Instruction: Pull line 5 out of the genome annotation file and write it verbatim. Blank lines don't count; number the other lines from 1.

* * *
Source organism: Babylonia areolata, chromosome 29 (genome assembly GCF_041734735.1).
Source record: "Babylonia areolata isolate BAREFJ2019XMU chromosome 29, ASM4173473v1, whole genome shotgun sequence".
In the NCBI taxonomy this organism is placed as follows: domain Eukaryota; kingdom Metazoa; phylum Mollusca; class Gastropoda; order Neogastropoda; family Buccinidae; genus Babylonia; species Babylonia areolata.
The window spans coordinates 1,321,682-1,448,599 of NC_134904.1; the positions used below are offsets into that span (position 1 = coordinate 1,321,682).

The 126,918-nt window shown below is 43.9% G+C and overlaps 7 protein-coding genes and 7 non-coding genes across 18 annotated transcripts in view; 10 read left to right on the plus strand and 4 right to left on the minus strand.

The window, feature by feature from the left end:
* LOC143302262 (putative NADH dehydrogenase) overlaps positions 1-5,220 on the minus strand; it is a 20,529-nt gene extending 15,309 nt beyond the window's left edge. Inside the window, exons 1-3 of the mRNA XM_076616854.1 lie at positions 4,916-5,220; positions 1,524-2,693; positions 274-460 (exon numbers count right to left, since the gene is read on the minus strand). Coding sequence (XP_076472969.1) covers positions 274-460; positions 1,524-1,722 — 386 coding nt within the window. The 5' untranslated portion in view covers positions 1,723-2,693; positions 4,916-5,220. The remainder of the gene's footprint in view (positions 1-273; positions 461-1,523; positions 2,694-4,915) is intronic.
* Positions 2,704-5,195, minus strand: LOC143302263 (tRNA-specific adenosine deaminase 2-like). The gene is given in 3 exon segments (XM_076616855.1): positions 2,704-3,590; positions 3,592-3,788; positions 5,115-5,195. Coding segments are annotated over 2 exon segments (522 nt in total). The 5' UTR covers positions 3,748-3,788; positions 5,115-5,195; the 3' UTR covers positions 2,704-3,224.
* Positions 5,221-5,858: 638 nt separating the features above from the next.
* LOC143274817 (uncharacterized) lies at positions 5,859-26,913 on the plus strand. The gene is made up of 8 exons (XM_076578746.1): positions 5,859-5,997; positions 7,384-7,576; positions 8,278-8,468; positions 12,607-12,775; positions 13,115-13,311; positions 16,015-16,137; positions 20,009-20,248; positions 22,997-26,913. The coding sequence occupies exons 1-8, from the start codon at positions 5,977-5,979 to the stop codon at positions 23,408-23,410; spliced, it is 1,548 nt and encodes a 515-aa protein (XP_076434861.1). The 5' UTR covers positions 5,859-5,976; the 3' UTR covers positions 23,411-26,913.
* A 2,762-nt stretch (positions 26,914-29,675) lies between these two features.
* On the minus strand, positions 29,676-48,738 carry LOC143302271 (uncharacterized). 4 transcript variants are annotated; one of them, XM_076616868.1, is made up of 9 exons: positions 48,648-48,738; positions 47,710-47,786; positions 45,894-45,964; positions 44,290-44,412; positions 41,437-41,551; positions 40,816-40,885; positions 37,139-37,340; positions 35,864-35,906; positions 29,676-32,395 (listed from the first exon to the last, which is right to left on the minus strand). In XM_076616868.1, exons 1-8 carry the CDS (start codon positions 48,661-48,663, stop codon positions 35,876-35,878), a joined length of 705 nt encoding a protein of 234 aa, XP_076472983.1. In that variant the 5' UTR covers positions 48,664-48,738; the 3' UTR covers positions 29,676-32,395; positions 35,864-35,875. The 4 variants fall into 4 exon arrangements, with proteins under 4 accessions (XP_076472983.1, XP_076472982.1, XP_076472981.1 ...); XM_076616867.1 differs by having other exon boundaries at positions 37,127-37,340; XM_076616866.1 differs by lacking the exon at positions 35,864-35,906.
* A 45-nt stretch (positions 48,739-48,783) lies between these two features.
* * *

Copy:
The 126,918-nt window shown below is 43.9% G+C and overlaps 7 protein-coding genes and 7 non-coding genes across 18 annotated transcripts in view; 10 read left to right on the plus strand and 4 right to left on the minus strand.